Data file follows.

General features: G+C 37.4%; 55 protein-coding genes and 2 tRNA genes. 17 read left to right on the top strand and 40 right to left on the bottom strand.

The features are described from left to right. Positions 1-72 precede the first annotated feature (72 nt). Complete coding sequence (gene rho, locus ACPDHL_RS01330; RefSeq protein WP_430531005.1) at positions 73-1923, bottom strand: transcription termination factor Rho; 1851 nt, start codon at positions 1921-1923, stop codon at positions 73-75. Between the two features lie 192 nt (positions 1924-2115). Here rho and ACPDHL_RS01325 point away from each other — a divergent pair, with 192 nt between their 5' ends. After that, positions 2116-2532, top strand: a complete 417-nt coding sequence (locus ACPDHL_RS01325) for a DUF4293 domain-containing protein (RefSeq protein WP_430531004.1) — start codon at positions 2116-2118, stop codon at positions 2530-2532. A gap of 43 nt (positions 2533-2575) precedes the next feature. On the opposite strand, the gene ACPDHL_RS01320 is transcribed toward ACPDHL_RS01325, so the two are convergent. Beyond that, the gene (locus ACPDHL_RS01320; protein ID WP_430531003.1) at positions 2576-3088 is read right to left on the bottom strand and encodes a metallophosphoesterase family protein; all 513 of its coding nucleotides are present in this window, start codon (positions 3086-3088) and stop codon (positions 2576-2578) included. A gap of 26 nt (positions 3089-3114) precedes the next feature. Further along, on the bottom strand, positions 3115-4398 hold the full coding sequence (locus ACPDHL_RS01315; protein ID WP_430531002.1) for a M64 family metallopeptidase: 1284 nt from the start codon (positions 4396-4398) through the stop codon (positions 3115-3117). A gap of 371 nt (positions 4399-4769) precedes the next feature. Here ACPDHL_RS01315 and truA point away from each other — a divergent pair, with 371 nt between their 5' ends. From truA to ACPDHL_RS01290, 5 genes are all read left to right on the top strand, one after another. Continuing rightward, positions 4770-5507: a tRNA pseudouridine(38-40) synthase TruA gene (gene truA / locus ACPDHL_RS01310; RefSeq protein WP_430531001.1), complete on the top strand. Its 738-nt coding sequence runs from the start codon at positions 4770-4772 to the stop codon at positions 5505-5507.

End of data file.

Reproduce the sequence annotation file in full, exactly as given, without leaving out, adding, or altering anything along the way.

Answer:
General features: G+C 37.4%; 55 protein-coding genes and 2 tRNA genes. 17 read left to right on the top strand and 40 right to left on the bottom strand.

The features are described from left to right. Positions 1-72 precede the first annotated feature (72 nt). Complete coding sequence (gene rho, locus ACPDHL_RS01330; RefSeq protein WP_430531005.1) at positions 73-1923, bottom strand: transcription termination factor Rho; 1851 nt, start codon at positions 1921-1923, stop codon at positions 73-75. Between the two features lie 192 nt (positions 1924-2115). Here rho and ACPDHL_RS01325 point away from each other — a divergent pair, with 192 nt between their 5' ends. After that, positions 2116-2532, top strand: a complete 417-nt coding sequence (locus ACPDHL_RS01325) for a DUF4293 domain-containing protein (RefSeq protein WP_430531004.1) — start codon at positions 2116-2118, stop codon at positions 2530-2532. A gap of 43 nt (positions 2533-2575) precedes the next feature. On the opposite strand, the gene ACPDHL_RS01320 is transcribed toward ACPDHL_RS01325, so the two are convergent. Beyond that, the gene (locus ACPDHL_RS01320; protein ID WP_430531003.1) at positions 2576-3088 is read right to left on the bottom strand and encodes a metallophosphoesterase family protein; all 513 of its coding nucleotides are present in this window, start codon (positions 3086-3088) and stop codon (positions 2576-2578) included. A gap of 26 nt (positions 3089-3114) precedes the next feature. Further along, on the bottom strand, positions 3115-4398 hold the full coding sequence (locus ACPDHL_RS01315; protein ID WP_430531002.1) for a M64 family metallopeptidase: 1284 nt from the start codon (positions 4396-4398) through the stop codon (positions 3115-3117). A gap of 371 nt (positions 4399-4769) precedes the next feature. Here ACPDHL_RS01315 and truA point away from each other — a divergent pair, with 371 nt between their 5' ends. From truA to ACPDHL_RS01290, 5 genes are all read left to right on the top strand, one after another. Continuing rightward, positions 4770-5507: a tRNA pseudouridine(38-40) synthase TruA gene (gene truA / locus ACPDHL_RS01310; RefSeq protein WP_430531001.1), complete on the top strand. Its 738-nt coding sequence runs from the start codon at positions 4770-4772 to the stop codon at positions 5505-5507.